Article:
• Inversion -> increases medial talar facet load
  • Eversion -> increases medial talar facet load
  • Ankle dorsiflexion -> greatest talar contact and lowest pressure[1]

Kinetics of the Foot

  • Peak vertical forces 120% body weight during walking, and 275% during running
  • Medial column (talus, navicular, cuneiforms, 1-3 metatarsal) -> bears most of load
  • Lateral column (calcaneocuboid joint, 4-5 metatarsals) -> transmits lesser load
  • Standing: greater pressures on the heel. Forefoot peak pressure is under the second metatarsal head.
  • Barefoot walking: centre of pressure initially central heel, then moves rapidly across the midfoot to the forefoot where the velocity decreases.
  • Shoe wearing: reduced peak heel pressure. Forefoot load shifts medially, maximum pressure is under the 1st and 2nd metatarsal heads. Pressure under the toes increase.
  • Running: two types of runners, rearfoot strikers and midfoot strikers. Rearfoot strikers: initial ground contact with posterior third of shoe. Midfoot strikers: middle third of shoe. Both groups, first contact is along the lateral border of the foot. Centre of pressure is in the distal most 20 to 40% of the shoe, indicating that most time is spent on the forefoot[1]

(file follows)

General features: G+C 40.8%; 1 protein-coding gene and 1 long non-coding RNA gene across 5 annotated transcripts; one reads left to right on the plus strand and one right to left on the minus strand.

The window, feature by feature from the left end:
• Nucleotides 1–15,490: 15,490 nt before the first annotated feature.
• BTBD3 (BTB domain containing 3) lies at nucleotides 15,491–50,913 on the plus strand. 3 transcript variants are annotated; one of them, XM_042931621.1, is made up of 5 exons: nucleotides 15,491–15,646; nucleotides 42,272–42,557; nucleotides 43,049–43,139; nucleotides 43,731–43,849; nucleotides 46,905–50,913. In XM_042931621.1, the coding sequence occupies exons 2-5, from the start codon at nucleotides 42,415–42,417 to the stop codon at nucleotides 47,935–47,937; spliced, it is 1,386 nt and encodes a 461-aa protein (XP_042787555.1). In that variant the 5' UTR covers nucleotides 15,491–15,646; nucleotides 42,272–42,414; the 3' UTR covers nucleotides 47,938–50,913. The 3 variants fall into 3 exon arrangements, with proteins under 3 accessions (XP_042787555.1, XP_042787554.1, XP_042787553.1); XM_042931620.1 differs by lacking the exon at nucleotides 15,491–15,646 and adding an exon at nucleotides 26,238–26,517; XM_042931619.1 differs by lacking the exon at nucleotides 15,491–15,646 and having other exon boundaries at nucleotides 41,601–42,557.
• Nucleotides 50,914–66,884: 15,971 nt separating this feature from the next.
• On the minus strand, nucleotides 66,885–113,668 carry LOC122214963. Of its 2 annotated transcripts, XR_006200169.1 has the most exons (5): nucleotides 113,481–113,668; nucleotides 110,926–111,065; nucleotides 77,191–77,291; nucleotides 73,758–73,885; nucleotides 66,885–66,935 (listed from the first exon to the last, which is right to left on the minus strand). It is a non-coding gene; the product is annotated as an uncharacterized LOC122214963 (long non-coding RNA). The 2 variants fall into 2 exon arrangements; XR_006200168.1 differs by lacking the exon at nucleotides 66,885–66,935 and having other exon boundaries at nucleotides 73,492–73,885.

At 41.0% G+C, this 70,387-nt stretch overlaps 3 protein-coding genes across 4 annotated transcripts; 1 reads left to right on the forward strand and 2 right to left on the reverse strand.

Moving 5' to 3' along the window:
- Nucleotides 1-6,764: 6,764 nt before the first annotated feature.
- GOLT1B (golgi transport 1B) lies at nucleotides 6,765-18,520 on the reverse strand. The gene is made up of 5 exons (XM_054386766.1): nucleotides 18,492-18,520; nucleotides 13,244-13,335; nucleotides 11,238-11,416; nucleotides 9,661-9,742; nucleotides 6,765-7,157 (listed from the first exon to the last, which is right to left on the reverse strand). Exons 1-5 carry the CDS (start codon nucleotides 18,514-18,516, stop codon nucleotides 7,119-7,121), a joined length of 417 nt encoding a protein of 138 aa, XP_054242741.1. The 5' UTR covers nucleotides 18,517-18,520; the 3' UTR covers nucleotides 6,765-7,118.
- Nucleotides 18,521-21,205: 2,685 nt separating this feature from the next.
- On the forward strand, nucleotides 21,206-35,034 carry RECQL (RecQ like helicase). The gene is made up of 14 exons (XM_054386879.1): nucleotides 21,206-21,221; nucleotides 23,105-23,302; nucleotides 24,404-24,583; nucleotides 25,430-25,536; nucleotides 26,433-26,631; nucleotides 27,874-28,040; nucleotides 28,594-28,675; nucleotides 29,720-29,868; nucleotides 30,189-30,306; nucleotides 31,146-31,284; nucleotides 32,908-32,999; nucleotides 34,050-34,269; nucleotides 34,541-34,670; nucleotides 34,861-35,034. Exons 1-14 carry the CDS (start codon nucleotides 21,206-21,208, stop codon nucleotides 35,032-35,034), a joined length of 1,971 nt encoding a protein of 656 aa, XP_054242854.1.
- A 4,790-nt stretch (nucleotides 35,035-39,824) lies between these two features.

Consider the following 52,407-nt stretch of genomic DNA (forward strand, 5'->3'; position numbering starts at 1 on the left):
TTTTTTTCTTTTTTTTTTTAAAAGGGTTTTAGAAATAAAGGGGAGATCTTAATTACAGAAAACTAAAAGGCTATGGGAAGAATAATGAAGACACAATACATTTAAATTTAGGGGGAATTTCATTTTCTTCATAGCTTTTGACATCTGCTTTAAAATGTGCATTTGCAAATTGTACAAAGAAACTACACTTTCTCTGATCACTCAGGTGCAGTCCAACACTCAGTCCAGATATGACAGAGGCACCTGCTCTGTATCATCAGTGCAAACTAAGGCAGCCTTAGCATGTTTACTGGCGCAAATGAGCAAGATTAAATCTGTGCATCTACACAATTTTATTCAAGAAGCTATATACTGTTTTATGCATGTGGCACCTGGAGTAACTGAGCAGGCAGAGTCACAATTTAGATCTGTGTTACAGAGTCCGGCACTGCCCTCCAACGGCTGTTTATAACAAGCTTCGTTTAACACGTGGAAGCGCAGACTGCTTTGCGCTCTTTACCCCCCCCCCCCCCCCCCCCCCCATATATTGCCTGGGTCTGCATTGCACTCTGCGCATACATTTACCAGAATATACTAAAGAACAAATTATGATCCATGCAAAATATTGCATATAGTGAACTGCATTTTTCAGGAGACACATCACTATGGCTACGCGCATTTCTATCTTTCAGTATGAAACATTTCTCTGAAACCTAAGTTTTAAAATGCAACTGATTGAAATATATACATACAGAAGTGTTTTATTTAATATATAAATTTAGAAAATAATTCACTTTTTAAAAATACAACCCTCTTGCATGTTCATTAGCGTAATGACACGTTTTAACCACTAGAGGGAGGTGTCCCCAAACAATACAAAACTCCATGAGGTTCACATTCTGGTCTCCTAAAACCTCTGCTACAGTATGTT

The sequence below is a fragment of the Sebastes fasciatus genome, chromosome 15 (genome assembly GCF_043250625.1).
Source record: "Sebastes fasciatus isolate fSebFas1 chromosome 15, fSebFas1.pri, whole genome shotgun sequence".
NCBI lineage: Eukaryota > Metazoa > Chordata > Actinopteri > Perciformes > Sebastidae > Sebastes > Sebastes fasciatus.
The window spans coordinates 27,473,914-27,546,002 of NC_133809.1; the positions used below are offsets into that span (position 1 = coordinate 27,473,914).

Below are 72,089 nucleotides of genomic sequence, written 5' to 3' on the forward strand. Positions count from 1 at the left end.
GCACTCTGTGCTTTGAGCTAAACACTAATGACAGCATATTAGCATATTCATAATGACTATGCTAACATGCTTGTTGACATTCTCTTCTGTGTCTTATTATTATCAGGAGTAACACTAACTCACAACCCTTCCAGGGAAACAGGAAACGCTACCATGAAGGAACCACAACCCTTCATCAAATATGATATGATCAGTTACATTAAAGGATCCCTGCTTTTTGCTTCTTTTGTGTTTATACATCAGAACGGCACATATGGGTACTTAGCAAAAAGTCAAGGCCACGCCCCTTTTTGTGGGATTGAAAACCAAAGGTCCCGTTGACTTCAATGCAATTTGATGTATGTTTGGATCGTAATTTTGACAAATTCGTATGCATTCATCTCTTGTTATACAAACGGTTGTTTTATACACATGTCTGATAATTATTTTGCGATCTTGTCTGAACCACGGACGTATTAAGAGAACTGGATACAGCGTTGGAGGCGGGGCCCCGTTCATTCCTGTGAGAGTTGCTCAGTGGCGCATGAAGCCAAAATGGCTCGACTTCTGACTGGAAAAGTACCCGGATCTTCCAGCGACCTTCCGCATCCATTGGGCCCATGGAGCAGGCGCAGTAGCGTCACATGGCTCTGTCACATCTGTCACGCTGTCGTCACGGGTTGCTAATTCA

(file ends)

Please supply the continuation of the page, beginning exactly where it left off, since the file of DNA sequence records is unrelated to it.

Effects of Shoes on Biomechanics

  • Narrow toebox compresses the forefoot contributing to hallux valgus, hammer toes, and bunionettes.
  • Elevated heels increase forefoot pressure, cause pain under the metatarsal heads, contribute to intermetatarsal neuroma formation, and lead to Achilles contracture with limited ankle dorsiflexion and altered gait
  • Athletic shoes: questionable whether it can control foot motion
  • Barefoot running: a big topic in itself. Increase in stress fractures in certain situations.
  • Rocker bottom shoes: decrease plantar pressure especially over the forefoot, but unproven effects on the proximal joints.[1]

Reading

  • open access article general overview[2]
  • old but open access article on the first ray[3]

References

  1. โ†‘ 1.0 1.1 1.2 Basic Biomechanics of the Musculoskeletal System - Nordin 4th edition 2012
  2. โ†‘ Brockett & Chapman. Biomechanics of the ankle. Orthopaedics and trauma 2016. 30:232-238. PMID: 27594929. DOI. Full Text.
  3. โ†‘ Ward M Glasoe, H John Yack, Charles L Saltzman, Anatomy and Biomechanics of the First Ray, Physical Therapy, Volume 79, Issue 9, 1 September 1999, Pages 854โ€“859, DOI